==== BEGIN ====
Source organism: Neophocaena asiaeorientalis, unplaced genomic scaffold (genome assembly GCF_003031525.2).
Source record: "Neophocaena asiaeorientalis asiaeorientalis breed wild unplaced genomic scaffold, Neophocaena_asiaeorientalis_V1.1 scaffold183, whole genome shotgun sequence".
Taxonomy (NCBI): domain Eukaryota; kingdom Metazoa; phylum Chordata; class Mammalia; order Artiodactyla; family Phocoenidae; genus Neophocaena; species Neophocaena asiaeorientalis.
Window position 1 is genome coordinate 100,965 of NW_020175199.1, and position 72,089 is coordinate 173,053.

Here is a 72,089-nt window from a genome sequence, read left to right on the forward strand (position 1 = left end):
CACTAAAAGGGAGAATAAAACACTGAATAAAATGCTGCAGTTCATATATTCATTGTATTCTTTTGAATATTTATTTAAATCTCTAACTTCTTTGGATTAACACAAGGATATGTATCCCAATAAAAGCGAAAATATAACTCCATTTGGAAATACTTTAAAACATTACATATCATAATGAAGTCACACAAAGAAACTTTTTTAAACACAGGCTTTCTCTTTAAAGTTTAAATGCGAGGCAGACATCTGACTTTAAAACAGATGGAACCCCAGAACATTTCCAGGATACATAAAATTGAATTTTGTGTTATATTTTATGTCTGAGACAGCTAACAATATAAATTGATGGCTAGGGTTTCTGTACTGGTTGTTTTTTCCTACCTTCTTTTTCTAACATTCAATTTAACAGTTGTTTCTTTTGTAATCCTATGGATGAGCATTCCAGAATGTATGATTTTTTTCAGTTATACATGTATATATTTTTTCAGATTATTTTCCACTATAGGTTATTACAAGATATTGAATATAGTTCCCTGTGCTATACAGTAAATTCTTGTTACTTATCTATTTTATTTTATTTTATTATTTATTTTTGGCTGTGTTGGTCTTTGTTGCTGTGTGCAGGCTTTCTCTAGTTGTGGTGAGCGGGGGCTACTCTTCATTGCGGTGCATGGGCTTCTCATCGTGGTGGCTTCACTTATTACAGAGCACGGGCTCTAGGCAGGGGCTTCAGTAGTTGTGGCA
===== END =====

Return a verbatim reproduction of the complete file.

Source organism: Neophocaena asiaeorientalis, unplaced genomic scaffold (genome assembly GCF_003031525.2).
Source record: "Neophocaena asiaeorientalis asiaeorientalis breed wild unplaced genomic scaffold, Neophocaena_asiaeorientalis_V1.1 scaffold183, whole genome shotgun sequence".
Taxonomy (NCBI): domain Eukaryota; kingdom Metazoa; phylum Chordata; class Mammalia; order Artiodactyla; family Phocoenidae; genus Neophocaena; species Neophocaena asiaeorientalis.
Window position 1 is genome coordinate 100,965 of NW_020175199.1, and position 72,089 is coordinate 173,053.

Here is a 72,089-nt window from a genome sequence, read left to right on the forward strand (position 1 = left end):
CACTAAAAGGGAGAATAAAACACTGAATAAAATGCTGCAGTTCATATATTCATTGTATTCTTTTGAATATTTATTTAAATCTCTAACTTCTTTGGATTAACACAAGGATATGTATCCCAATAAAAGCGAAAATATAACTCCATTTGGAAATACTTTAAAACATTACATATCATAATGAAGTCACACAAAGAAACTTTTTTAAACACAGGCTTTCTCTTTAAAGTTTAAATGCGAGGCAGACATCTGACTTTAAAACAGATGGAACCCCAGAACATTTCCAGGATACATAAAATTGAATTTTGTGTTATATTTTATGTCTGAGACAGCTAACAATATAAATTGATGGCTAGGGTTTCTGTACTGGTTGTTTTTTCCTACCTTCTTTTTCTAACATTCAATTTAACAGTTGTTTCTTTTGTAATCCTATGGATGAGCATTCCAGAATGTATGATTTTTTTCAGTTATACATGTATATATTTTTTCAGATTATTTTCCACTATAGGTTATTACAAGATATTGAATATAGTTCCCTGTGCTATACAGTAAATTCTTGTTACTTATCTATTTTATTTTATTTTATTATTTATTTTTGGCTGTGTTGGTCTTTGTTGCTGTGTGCAGGCTTTCTCTAGTTGTGGTGAGCGGGGGCTACTCTTCATTGCGGTGCATGGGCTTCTCATCGTGGTGGCTTCACTTATTACAGAGCACGGGCTCTAGGCAGGGGCTTCAGTAGTTGTGGCA